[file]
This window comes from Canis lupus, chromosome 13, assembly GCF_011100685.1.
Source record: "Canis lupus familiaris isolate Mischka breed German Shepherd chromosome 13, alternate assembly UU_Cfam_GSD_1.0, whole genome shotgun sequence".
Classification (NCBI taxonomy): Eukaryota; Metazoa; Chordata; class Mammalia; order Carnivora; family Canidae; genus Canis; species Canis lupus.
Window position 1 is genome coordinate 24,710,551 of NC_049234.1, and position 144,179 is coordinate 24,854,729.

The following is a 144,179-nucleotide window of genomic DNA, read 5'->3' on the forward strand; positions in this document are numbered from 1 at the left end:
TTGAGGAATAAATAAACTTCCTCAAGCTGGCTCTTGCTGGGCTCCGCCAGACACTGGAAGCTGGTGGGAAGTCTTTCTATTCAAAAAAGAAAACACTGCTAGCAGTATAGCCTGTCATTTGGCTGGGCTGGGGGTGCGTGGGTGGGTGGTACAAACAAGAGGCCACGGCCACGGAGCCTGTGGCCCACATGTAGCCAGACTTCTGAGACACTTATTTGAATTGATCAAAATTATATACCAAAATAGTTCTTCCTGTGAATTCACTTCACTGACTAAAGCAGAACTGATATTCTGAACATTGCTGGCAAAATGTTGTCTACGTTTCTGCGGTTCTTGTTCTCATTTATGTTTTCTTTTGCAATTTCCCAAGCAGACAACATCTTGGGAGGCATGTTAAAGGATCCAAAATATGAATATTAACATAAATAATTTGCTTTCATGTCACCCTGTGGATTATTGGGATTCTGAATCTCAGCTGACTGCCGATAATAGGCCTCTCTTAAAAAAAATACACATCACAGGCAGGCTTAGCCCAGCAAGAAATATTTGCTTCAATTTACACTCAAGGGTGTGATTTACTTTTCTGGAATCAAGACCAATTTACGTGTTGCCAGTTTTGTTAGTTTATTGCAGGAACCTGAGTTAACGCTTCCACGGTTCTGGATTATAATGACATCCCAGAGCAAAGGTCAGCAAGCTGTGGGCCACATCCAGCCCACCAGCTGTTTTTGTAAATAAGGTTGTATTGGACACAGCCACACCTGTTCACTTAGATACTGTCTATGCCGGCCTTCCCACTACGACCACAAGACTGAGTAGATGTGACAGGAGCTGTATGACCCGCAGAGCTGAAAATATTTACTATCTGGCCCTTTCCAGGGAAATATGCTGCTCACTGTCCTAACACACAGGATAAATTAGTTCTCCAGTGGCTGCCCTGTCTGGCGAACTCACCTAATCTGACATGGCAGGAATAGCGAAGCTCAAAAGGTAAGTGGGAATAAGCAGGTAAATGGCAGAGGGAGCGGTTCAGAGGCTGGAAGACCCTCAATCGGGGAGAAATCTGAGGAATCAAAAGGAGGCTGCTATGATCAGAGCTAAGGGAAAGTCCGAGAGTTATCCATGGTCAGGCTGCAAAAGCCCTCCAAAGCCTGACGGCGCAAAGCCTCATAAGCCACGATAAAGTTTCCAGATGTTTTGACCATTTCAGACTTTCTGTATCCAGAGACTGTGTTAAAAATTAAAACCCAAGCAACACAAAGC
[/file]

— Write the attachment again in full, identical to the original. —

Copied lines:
This window comes from Canis lupus, chromosome 13, assembly GCF_011100685.1.
Source record: "Canis lupus familiaris isolate Mischka breed German Shepherd chromosome 13, alternate assembly UU_Cfam_GSD_1.0, whole genome shotgun sequence".
Classification (NCBI taxonomy): Eukaryota; Metazoa; Chordata; class Mammalia; order Carnivora; family Canidae; genus Canis; species Canis lupus.
Window position 1 is genome coordinate 24,710,551 of NC_049234.1, and position 144,179 is coordinate 24,854,729.

The following is a 144,179-nucleotide window of genomic DNA, read 5'->3' on the forward strand; positions in this document are numbered from 1 at the left end:
TTGAGGAATAAATAAACTTCCTCAAGCTGGCTCTTGCTGGGCTCCGCCAGACACTGGAAGCTGGTGGGAAGTCTTTCTATTCAAAAAAGAAAACACTGCTAGCAGTATAGCCTGTCATTTGGCTGGGCTGGGGGTGCGTGGGTGGGTGGTACAAACAAGAGGCCACGGCCACGGAGCCTGTGGCCCACATGTAGCCAGACTTCTGAGACACTTATTTGAATTGATCAAAATTATATACCAAAATAGTTCTTCCTGTGAATTCACTTCACTGACTAAAGCAGAACTGATATTCTGAACATTGCTGGCAAAATGTTGTCTACGTTTCTGCGGTTCTTGTTCTCATTTATGTTTTCTTTTGCAATTTCCCAAGCAGACAACATCTTGGGAGGCATGTTAAAGGATCCAAAATATGAATATTAACATAAATAATTTGCTTTCATGTCACCCTGTGGATTATTGGGATTCTGAATCTCAGCTGACTGCCGATAATAGGCCTCTCTTAAAAAAAATACACATCACAGGCAGGCTTAGCCCAGCAAGAAATATTTGCTTCAATTTACACTCAAGGGTGTGATTTACTTTTCTGGAATCAAGACCAATTTACGTGTTGCCAGTTTTGTTAGTTTATTGCAGGAACCTGAGTTAACGCTTCCACGGTTCTGGATTATAATGACATCCCAGAGCAAAGGTCAGCAAGCTGTGGGCCACATCCAGCCCACCAGCTGTTTTTGTAAATAAGGTTGTATTGGACACAGCCACACCTGTTCACTTAGATACTGTCTATGCCGGCCTTCCCACTACGACCACAAGACTGAGTAGATGTGACAGGAGCTGTATGACCCGCAGAGCTGAAAATATTTACTATCTGGCCCTTTCCAGGGAAATATGCTGCTCACTGTCCTAACACACAGGATAAATTAGTTCTCCAGTGGCTGCCCTGTCTGGCGAACTCACCTAATCTGACATGGCAGGAATAGCGAAGCTCAAAAGGTAAGTGGGAATAAGCAGGTAAATGGCAGAGGGAGCGGTTCAGAGGCTGGAAGACCCTCAATCGGGGAGAAATCTGAGGAATCAAAAGGAGGCTGCTATGATCAGAGCTAAGGGAAAGTCCGAGAGTTATCCATGGTCAGGCTGCAAAAGCCCTCCAAAGCCTGACGGCGCAAAGCCTCATAAGCCACGATAAAGTTTCCAGATGTTTTGACCATTTCAGACTTTCTGTATCCAGAGACTGTGTTAAAAATTAAAACCCAAGCAACACAAAGC